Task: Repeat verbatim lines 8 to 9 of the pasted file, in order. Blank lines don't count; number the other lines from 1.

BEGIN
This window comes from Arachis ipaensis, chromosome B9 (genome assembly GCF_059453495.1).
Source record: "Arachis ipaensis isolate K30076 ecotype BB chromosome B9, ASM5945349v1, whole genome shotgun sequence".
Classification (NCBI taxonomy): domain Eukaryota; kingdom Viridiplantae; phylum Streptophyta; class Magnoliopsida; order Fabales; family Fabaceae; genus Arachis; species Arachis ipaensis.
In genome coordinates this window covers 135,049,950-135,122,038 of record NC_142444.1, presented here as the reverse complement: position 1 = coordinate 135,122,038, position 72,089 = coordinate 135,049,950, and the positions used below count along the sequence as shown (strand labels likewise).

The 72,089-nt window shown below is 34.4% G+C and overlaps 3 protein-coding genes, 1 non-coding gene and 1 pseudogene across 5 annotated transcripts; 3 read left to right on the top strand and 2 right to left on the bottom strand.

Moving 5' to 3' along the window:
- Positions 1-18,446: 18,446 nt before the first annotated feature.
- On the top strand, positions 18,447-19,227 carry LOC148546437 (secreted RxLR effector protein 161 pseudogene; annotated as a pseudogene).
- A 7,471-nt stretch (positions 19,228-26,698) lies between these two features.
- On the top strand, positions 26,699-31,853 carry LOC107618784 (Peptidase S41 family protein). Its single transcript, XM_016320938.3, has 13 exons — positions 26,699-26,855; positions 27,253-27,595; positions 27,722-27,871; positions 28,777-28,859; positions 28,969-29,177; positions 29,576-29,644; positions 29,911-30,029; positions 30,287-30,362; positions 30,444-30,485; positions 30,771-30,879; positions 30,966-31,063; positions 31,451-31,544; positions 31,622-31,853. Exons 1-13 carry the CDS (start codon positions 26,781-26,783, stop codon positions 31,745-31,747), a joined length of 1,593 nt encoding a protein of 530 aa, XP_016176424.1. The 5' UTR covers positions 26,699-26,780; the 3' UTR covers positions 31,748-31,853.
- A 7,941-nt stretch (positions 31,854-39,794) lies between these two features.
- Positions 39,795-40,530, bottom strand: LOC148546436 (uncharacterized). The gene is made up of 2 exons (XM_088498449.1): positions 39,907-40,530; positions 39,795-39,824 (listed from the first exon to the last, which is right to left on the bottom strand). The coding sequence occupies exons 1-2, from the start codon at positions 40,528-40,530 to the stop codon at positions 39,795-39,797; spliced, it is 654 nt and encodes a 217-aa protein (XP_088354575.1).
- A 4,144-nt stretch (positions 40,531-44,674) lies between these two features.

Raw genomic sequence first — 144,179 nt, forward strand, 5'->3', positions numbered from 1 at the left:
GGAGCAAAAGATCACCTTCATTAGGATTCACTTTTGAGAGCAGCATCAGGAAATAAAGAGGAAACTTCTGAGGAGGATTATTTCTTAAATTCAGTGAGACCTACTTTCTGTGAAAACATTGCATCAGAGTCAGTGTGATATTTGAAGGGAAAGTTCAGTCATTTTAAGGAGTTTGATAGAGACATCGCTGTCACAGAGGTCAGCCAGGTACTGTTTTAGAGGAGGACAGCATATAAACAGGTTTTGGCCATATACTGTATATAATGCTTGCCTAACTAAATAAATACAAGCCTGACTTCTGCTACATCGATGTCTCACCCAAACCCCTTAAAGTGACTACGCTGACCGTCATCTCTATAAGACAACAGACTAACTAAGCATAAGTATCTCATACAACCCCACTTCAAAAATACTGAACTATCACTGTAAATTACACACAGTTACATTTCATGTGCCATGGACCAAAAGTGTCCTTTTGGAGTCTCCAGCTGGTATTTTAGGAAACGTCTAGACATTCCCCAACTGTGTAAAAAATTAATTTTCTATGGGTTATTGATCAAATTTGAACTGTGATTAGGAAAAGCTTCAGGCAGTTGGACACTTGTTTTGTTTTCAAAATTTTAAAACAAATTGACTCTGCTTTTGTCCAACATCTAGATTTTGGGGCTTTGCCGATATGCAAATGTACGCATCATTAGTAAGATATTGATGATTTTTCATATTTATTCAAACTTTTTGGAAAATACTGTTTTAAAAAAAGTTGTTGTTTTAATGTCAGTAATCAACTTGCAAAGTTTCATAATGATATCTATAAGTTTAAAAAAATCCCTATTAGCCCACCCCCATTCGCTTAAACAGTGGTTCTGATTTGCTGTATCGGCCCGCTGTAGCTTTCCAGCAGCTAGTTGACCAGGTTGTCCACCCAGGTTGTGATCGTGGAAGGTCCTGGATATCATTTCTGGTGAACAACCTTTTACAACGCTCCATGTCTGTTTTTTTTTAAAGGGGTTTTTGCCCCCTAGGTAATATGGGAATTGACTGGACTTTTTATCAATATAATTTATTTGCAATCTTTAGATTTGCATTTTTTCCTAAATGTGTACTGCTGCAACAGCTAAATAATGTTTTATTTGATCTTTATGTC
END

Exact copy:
- On the top strand, positions 18,447-19,227 carry LOC148546437 (secreted RxLR effector protein 161 pseudogene; annotated as a pseudogene).
- A 7,471-nt stretch (positions 19,228-26,698) lies between these two features.